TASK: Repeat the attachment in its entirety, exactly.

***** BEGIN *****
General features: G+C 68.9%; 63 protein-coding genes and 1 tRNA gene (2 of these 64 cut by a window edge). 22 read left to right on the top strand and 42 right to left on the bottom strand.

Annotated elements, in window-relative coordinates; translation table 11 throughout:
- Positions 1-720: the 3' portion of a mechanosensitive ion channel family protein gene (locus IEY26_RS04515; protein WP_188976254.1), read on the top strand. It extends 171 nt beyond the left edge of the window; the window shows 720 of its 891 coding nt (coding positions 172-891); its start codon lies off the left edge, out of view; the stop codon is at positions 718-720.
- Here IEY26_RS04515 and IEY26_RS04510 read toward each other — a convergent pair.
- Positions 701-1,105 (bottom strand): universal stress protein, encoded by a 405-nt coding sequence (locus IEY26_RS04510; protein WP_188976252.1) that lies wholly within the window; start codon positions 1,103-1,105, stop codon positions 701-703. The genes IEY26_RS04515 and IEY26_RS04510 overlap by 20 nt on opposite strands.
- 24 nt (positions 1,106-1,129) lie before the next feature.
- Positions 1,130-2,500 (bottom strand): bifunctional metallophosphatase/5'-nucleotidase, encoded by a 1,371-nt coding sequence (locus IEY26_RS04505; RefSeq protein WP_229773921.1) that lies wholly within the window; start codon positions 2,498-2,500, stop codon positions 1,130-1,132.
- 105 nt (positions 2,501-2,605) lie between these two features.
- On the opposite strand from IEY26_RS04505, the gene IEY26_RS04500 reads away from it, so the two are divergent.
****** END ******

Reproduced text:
General features: G+C 68.9%; 63 protein-coding genes and 1 tRNA gene (2 of these 64 cut by a window edge). 22 read left to right on the top strand and 42 right to left on the bottom strand.

Annotated elements, in window-relative coordinates; translation table 11 throughout:
- Positions 1-720: the 3' portion of a mechanosensitive ion channel family protein gene (locus IEY26_RS04515; protein WP_188976254.1), read on the top strand. It extends 171 nt beyond the left edge of the window; the window shows 720 of its 891 coding nt (coding positions 172-891); its start codon lies off the left edge, out of view; the stop codon is at positions 718-720.
- Here IEY26_RS04515 and IEY26_RS04510 read toward each other — a convergent pair.
- Positions 701-1,105 (bottom strand): universal stress protein, encoded by a 405-nt coding sequence (locus IEY26_RS04510; protein WP_188976252.1) that lies wholly within the window; start codon positions 1,103-1,105, stop codon positions 701-703. The genes IEY26_RS04515 and IEY26_RS04510 overlap by 20 nt on opposite strands.
- 24 nt (positions 1,106-1,129) lie before the next feature.
- Positions 1,130-2,500 (bottom strand): bifunctional metallophosphatase/5'-nucleotidase, encoded by a 1,371-nt coding sequence (locus IEY26_RS04505; RefSeq protein WP_229773921.1) that lies wholly within the window; start codon positions 2,498-2,500, stop codon positions 1,130-1,132.
- 105 nt (positions 2,501-2,605) lie between these two features.
- On the opposite strand from IEY26_RS04505, the gene IEY26_RS04500 reads away from it, so the two are divergent.